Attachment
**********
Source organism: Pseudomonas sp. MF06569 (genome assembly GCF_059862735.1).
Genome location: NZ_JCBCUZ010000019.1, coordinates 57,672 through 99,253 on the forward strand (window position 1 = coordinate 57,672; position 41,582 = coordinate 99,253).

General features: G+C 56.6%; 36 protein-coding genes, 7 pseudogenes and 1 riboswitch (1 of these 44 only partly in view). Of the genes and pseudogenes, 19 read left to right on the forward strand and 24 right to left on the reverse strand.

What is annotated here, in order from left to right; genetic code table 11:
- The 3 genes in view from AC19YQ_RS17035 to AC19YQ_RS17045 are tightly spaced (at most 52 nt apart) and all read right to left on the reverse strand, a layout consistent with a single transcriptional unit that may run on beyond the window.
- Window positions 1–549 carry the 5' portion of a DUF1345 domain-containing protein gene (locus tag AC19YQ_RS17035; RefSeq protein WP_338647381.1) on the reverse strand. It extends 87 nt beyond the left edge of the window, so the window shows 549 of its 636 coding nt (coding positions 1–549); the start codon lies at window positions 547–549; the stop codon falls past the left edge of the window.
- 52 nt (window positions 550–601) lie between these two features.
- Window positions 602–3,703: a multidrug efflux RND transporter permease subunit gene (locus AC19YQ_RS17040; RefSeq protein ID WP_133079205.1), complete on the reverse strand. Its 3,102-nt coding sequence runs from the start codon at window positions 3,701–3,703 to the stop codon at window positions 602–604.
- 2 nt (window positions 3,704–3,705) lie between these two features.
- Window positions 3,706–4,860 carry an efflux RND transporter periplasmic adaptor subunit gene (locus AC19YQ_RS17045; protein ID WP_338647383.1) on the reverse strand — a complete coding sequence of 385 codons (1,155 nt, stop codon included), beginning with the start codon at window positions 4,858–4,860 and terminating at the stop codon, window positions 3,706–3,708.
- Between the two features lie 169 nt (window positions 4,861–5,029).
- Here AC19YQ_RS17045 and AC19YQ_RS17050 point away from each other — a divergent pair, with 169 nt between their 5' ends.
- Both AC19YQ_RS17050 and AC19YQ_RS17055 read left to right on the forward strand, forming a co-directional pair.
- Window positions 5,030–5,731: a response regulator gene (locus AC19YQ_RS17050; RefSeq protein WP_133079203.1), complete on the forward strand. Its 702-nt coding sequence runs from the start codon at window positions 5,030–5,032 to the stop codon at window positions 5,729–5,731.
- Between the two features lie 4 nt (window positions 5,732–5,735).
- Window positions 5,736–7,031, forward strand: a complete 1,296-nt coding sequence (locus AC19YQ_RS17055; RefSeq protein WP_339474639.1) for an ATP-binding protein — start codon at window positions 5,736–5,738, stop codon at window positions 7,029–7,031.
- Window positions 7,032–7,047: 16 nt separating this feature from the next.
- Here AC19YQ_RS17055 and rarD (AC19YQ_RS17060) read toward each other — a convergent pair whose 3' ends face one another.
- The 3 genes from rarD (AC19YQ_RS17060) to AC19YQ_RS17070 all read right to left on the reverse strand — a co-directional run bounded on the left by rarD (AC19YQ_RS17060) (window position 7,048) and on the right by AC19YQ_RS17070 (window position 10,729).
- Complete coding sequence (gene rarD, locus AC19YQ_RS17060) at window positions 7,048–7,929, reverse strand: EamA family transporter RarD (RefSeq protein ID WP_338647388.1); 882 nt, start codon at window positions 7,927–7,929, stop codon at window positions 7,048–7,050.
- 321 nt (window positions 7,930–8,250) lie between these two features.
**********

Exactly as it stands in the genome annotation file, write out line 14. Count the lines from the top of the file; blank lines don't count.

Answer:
- Window positions 5,030–5,731: a response regulator gene (locus AC19YQ_RS17050; RefSeq protein WP_133079203.1), complete on the forward strand. Its 702-nt coding sequence runs from the start codon at window positions 5,030–5,032 to the stop codon at window positions 5,729–5,731.